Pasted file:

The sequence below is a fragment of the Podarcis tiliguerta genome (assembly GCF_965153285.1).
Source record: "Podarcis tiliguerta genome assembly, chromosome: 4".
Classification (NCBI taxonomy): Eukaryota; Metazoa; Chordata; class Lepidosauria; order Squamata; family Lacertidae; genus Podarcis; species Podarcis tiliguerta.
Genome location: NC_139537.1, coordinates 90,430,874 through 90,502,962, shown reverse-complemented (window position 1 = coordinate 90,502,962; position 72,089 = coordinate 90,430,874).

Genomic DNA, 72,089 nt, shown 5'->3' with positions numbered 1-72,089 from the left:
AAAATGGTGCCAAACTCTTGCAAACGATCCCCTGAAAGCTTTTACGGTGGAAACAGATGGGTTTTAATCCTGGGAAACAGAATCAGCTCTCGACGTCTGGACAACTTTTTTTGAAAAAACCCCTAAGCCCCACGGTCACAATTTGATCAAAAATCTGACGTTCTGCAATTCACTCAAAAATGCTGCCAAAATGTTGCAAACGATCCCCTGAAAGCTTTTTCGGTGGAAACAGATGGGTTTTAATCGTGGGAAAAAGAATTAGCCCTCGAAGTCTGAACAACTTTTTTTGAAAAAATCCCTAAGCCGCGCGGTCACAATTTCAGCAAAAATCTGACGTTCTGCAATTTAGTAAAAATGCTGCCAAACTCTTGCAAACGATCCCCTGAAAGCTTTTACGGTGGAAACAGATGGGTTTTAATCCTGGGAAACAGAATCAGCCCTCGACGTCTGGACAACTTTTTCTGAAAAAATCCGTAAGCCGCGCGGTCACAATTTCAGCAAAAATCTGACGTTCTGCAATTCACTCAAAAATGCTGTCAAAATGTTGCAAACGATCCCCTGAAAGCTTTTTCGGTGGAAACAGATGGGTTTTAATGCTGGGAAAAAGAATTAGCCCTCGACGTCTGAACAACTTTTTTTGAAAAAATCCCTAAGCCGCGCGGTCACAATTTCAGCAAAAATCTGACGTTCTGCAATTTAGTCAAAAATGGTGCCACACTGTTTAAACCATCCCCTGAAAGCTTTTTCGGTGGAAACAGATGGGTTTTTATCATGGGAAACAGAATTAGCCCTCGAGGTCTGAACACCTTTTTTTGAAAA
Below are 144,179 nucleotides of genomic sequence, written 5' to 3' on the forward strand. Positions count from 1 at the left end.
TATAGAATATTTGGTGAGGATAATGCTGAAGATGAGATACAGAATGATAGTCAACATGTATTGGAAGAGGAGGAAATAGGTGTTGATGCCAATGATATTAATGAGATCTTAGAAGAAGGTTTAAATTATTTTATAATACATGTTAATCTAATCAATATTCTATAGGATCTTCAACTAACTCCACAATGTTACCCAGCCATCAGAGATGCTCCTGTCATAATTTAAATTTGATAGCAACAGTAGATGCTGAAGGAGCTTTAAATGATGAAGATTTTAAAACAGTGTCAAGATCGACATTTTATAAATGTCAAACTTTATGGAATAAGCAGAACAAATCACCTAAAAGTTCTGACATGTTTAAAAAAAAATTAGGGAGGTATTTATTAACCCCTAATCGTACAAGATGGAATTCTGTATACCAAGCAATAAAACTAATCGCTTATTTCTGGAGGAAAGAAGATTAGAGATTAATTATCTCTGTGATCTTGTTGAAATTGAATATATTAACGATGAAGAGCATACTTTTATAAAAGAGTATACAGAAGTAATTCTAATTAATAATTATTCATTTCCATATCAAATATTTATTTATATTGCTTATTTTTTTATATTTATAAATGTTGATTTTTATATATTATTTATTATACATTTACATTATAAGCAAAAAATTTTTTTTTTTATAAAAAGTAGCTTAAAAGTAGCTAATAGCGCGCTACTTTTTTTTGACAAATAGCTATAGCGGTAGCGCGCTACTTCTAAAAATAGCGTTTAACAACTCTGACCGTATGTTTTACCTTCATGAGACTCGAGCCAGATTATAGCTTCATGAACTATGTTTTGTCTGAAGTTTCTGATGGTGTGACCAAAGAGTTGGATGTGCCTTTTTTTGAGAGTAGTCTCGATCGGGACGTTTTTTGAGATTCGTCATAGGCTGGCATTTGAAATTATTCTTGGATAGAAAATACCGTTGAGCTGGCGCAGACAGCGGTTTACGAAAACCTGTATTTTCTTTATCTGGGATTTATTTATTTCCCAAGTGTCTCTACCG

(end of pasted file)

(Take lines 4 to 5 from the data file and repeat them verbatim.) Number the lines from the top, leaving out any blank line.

Genome location: NC_139537.1, coordinates 90,430,874 through 90,502,962, shown reverse-complemented (window position 1 = coordinate 90,502,962; position 72,089 = coordinate 90,430,874).

Genomic DNA, 72,089 nt, shown 5'->3' with positions numbered 1-72,089 from the left: